Read my HBR.ORG blog post on Advanced Entrepreneurship: The Entrepreneurial Job Description.

Getting work done on airplanes

Today’s Get-it-Done Guy episode is about choosing how to be productive on airplanes. Most of us just assume that bringing as much work as we can is the way to go. Not necessarily. The airplane environment presents an increasingly rare opportunity to concentrate on certain kinds of task. You can find today’s Get-it-Done Guy episode by clicking the links in this message.

Boxes and pigeonholes

We pigeonhole ourselves by our job title. It makes conversation go quicker, but plays hell with our ability to manage our external image.

I just attended a conference where each name tag had our name and the name of our company. I don’t really have a company name at the moment, other than “Stever Robbins, Inc.” Since that would look weird, I had them put “Just ask…” in the slot reserved for company name.

Some people said, “‘Just Ask?’ I’ve heard of you. Aren’t you some kind of web search engine.” No. I’m not.

Some people said, “What am I supposed to ask?” I thought that was a fine question, and we jumped right into fascinating—if self-referential—conversation.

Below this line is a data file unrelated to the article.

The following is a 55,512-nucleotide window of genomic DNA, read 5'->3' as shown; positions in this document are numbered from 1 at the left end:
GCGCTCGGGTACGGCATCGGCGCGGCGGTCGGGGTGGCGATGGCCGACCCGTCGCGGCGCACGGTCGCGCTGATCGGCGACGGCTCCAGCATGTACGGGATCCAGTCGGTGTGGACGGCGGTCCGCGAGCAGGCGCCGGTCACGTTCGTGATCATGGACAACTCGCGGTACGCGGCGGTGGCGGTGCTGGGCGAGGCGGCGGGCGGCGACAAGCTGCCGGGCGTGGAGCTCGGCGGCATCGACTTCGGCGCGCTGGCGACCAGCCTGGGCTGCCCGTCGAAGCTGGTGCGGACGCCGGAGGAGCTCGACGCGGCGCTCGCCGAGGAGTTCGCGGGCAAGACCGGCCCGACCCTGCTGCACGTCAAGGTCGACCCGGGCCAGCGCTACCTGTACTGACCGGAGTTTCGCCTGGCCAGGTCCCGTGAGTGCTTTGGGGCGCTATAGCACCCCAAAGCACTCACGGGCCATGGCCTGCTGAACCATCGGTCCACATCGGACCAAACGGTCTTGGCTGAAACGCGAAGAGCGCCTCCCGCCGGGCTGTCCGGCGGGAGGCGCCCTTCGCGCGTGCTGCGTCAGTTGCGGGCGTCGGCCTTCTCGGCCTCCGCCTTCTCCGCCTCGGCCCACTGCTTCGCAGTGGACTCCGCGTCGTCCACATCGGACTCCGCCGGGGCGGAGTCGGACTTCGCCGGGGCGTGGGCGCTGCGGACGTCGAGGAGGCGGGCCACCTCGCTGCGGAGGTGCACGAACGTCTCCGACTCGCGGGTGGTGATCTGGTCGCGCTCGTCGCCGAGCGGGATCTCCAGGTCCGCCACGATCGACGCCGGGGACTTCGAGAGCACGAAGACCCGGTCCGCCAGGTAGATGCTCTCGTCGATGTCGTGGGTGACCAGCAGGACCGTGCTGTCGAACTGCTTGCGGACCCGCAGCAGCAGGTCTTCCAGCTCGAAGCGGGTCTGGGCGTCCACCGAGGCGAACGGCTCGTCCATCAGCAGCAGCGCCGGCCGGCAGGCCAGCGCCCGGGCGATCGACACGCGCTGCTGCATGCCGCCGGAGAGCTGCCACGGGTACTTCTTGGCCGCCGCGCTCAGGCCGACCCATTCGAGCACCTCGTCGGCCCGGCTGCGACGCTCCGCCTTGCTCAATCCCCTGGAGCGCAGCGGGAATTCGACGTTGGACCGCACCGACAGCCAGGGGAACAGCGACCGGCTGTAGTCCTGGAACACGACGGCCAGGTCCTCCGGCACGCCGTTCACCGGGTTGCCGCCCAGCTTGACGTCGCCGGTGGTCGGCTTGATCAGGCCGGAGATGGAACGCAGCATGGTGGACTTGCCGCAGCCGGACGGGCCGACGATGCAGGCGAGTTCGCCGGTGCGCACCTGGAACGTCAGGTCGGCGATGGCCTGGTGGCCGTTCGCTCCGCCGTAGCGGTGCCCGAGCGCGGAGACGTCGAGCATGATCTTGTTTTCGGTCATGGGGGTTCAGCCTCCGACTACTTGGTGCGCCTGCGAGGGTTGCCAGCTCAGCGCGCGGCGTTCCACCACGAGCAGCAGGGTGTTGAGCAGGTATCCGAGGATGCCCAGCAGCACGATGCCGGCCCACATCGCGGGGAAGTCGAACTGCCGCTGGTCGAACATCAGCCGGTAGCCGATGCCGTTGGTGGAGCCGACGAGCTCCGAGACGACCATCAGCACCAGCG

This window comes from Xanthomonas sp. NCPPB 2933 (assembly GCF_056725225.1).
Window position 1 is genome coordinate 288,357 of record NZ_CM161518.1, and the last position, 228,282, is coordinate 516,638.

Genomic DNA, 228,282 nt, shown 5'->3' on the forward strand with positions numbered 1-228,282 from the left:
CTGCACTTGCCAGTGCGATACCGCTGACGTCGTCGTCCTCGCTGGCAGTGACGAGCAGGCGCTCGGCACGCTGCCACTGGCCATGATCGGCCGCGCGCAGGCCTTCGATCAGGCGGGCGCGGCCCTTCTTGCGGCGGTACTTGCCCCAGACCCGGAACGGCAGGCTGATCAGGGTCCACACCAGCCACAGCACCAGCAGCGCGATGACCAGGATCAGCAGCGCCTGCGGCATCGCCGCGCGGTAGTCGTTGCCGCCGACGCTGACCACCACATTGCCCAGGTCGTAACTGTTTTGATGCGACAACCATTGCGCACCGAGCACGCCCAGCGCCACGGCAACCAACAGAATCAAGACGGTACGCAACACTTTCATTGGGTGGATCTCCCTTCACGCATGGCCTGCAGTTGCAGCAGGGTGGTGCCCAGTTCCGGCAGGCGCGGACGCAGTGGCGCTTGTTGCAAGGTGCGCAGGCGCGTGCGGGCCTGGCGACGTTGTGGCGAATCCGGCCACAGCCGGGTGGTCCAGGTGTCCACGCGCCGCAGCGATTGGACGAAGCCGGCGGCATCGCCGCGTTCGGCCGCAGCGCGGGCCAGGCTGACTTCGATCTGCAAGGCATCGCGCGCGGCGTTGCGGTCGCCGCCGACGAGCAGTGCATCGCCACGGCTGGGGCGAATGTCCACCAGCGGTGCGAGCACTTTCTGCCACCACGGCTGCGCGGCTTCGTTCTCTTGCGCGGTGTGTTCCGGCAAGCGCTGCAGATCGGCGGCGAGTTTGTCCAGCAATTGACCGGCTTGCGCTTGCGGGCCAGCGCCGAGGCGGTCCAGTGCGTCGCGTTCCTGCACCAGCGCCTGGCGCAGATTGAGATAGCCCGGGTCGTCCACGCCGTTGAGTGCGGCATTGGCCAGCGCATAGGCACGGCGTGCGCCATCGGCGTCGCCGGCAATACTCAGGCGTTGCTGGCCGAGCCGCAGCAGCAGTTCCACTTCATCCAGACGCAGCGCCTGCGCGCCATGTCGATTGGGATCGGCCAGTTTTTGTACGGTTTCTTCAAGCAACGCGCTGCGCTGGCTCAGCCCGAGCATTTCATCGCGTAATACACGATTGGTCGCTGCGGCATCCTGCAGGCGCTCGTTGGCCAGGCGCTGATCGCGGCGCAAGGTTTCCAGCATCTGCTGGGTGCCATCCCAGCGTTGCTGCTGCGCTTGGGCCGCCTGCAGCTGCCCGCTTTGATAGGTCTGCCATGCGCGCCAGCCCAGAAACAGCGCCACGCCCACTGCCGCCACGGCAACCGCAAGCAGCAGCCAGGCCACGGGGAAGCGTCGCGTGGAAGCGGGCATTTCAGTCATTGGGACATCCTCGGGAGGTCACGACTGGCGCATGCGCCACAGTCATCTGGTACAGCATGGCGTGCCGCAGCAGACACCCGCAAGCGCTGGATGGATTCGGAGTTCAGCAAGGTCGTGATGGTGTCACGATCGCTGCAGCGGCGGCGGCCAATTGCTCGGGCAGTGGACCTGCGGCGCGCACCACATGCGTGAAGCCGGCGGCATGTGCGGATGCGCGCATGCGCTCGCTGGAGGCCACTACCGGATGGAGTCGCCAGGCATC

One woman stands out, however. She said, “Why did you write that on your name tag?” “Because right now what I do doesn’t fit into any neat box and I didn’t want people to leap to assumptions and pigeonhole me in the wrong box.”

Amazingly, she then  ran down her mental list of boxes and tried to fit me in one: Are you a marketing person? No. Are you running a startup? No. Are you a musician? No. When that failed, she rolled her eyes and went on to the next person. Happily, his job title fit neatly into a box and she was able to resume her networking rhythm. What never seemed to occur to her was asking me, “How do you spend your time?” (A question that evokes much more interesting responses than “What do you do for a living?”) That would have led to a real answer. But even then, a real answer sometimes didn’t work. I’m not really doing anything that gives people a good hook to relate to: